Ear infections are the most common reason of fluid in the ear.
Ear infections can be viral, bacterial, or a mix of both.
Infections are very common in children. Ear infections cause the lining of the inner ear (or eardrum) to swell, which can trap fluid inside the ear, producing a bulging eardrum on an X-ray. Sometimes the fluids cannot escape laterally, and begin running down into the middle ear where it causes more problems.
Because of the structure of their auditory tubes, children are more likely to have fluid in their ears – they are shorter and more horizontal. This form encourages fluid to accumulate behind the eardrum by creating a space for it to build up.
How Common Does Fluid Get Into Our Ears?
Take this example: when one gets a common cold or sinus infection, our body will start to produce fluid to combat the cold (that is also why you will experience congested noses).
The mucous-like liquid, which drains from the nose, will also be produced by our body to wash away the germs.
Similarly, when there is a pathogen causing an infection in the ear canal, the lining of our middle ear will produce a ear discharge to wash away pathogen.
When the infection gets cleared up, the fluid will then be drained out by the eustachian tube into the back of the nose.
However, if the eustachian tube does not function efficiently or is inflamed, fluid will accumulate in the middle ear cavity.
Why Shouldn’t Middle Ear Fluid Be Left Alone In Our Ears?
The reason is that the middle ear’s three inner hearing bones (ossicles) were designed to function in an airy atmosphere.
When the eardrum is vibrated by sound vibrations, so are the hearing bones.
The hearing bones are unable to vibrate effectively in fluids, resulting in deafness.
When fluid stagnates in the middle ear for a long time, it becomes more difficult for the fluid to drain on its own, resulting in continued hearing loss.
In addition, middle ear fluid that has gathered in the ear canal may damage hearing bones over time.
Fluid In The Middle Ear – Middle Ear Infection (Otitis Media)
Middle ear infection is also known as serous otitis media.
If you have ever had a middle ear infection before, you probably experienced intense pain and possibly pus-filled ear fluid.
In most situations, middle ear infection (otitis media) symptoms appear swiftly and go away in a few days. Acute otitis media refers to an infection that lasts for a short time. Fever, earache, feeling of fatigue, and mild hearing loss are the primary symptoms of this disease.
In more severe circumstances, you may have a ruptured eardrum (tympanic membrane perforation). A perforated eardrum is an opening or a tear in the delicate tissue that separates the ear canal from the middle ear.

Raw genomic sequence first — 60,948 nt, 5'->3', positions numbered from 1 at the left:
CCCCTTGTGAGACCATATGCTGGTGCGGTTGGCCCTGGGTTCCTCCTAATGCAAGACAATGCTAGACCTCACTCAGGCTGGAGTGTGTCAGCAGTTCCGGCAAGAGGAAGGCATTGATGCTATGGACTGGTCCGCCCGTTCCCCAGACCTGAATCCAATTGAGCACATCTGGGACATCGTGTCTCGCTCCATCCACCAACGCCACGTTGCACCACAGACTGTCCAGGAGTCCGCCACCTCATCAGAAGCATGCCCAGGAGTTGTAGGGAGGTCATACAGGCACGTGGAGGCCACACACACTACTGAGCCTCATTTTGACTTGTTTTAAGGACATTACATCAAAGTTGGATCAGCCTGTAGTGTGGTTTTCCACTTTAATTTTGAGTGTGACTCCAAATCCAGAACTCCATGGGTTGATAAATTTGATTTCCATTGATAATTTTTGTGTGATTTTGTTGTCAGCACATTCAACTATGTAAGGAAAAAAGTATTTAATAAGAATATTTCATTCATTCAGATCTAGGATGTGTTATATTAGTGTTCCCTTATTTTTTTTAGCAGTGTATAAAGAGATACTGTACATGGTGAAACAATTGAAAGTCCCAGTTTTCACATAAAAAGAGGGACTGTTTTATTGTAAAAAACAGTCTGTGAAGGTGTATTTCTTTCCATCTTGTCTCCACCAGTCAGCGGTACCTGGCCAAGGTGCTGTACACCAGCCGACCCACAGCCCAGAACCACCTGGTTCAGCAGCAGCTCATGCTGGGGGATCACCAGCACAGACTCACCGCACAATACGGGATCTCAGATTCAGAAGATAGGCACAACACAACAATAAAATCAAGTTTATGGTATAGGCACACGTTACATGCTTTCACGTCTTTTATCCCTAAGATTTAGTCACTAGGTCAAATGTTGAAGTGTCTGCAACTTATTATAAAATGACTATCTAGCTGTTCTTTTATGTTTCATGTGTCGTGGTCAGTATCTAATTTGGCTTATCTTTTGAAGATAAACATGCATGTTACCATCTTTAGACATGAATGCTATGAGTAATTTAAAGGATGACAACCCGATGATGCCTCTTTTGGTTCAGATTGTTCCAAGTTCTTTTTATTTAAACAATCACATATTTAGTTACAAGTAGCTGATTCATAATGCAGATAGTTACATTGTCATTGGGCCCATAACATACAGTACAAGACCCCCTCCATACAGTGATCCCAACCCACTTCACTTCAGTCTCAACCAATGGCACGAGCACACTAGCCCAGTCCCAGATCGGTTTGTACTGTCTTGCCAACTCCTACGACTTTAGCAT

What Should I Do – If Fluid Gets Trapped In My Ears?
Simply go to your GP doctor.
To treat the fluid in your ear, your doctor may prescribe over-the-counter or prescription anti-inflammatory medications to help flush it out. The good news is that the fluid generally drains out once the antibiotic begins to operate, and the germs die off.
If your doctor orders an antibiotic, finish the entire course of treatment.
Note that antibiotics should not be consumed routinely. The excessive use of antibiotics can lead to antibiotic resistance. However, healthcare providers may prescribe them if symptoms persist for more than a few days or are particularly acute on rare occasions.
If these drugs don’t work, however, surgical fluid drainage may be required.
How Do Doctors Diagnose Fluid In Your Ear?
The easiest approach to detect ear fluid in the ear canal to examine the ear with an otoscope. This is a quick and straightforward procedure that entails pulling back the ear and inserting the otoscope’s tip into the ear. The healthcare provider can see the eardrum (tympanic membrane) using an otoscope (otoscopic instrument for examining ears).
Unfortunately, determining if there is fluid behind the eardrum is not simple, and sometimes the only telltale sign of fluid in the ear might be a little retracting or discoloring of the eardrum.
Tympanometry is another procedure that doctors can employ to look for ear fluid.
The eardrum’s functioning is visualized through a tympanogram, which is a picture of the ear’s inner workings in response to changes in air pressure within the ear canal.When sound waves strike the eardrum, part of the sound is absorbed, which is then transported to the middle ear. The remainder of the sound is reflected. The doctor can then evaluate middle ear activities based on this information from the tympanogram results.
Other Causes – Behind Clogged Ears?
(1) Impacted Ears / Earwax
Earwax buildup can cause your ears to feel clogged. If you believe you have impacted ears, you may consider using over-the-counter ear drops. However, if the earwax is trapped deep in your ear canal and does not emerge after a few days, see a doctor immediately.
(2) Hearing Loss
Some individuals who have suffered from hearing loss report having a blocked ear. If you are suffering from hearing loss without an apparent cause, it is advised that you obtain a hearing test from an expert audiologist.
COVID-19 is a viral infection that affects the upper respiratory system, including the ears. Upper respiratory infections, such as COVID-19, frequently result in fluid accumulation in the ears. If you suspect you’ve been infected with COVID-19, get tested to confirm it.